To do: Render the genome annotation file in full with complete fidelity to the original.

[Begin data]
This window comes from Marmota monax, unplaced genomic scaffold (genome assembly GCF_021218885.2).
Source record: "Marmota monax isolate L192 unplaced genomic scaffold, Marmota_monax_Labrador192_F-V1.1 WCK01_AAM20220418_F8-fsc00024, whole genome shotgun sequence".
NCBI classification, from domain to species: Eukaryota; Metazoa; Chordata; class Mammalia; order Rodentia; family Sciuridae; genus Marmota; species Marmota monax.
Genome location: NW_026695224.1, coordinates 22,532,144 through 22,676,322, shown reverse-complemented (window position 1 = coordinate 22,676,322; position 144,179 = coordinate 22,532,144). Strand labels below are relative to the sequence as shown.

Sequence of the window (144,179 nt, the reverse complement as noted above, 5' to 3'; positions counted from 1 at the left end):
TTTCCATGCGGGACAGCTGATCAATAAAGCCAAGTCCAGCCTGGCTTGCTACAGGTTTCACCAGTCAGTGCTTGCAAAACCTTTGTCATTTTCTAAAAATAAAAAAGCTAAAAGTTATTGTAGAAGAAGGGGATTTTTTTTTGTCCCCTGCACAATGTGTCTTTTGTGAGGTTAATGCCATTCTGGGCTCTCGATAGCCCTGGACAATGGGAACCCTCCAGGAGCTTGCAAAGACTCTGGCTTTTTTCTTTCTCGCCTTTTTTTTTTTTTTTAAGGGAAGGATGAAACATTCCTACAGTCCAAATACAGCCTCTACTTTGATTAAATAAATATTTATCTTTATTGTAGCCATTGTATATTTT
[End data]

This window comes from Marmota monax, unplaced genomic scaffold (genome assembly GCF_021218885.2).
Source record: "Marmota monax isolate L192 unplaced genomic scaffold, Marmota_monax_Labrador192_F-V1.1 WCK01_AAM20220418_F8-fsc00024, whole genome shotgun sequence".
NCBI classification, from domain to species: Eukaryota; Metazoa; Chordata; class Mammalia; order Rodentia; family Sciuridae; genus Marmota; species Marmota monax.
Genome location: NW_026695224.1, coordinates 22,532,144 through 22,676,322, shown reverse-complemented (window position 1 = coordinate 22,676,322; position 144,179 = coordinate 22,532,144). Strand labels below are relative to the sequence as shown.

Sequence of the window (144,179 nt, the reverse complement as noted above, 5' to 3'; positions counted from 1 at the left end):
TTTCCATGCGGGACAGCTGATCAATAAAGCCAAGTCCAGCCTGGCTTGCTACAGGTTTCACCAGTCAGTGCTTGCAAAACCTTTGTCATTTTCTAAAAATAAAAAAGCTAAAAGTTATTGTAGAAGAAGGGGATTTTTTTTTGTCCCCTGCACAATGTGTCTTTTGTGAGGTTAATGCCATTCTGGGCTCTCGATAGCCCTGGACAATGGGAACCCTCCAGGAGCTTGCAAAGACTCTGGCTTTTTTCTTTCTCGCCTTTTTTTTTTTTTTTAAGGGAAGGATGAAACATTCCTACAGTCCAAATACAGCCTCTACTTTGATTAAATAAATATTTATCTTTATTGTAGCCATTGTATATTTT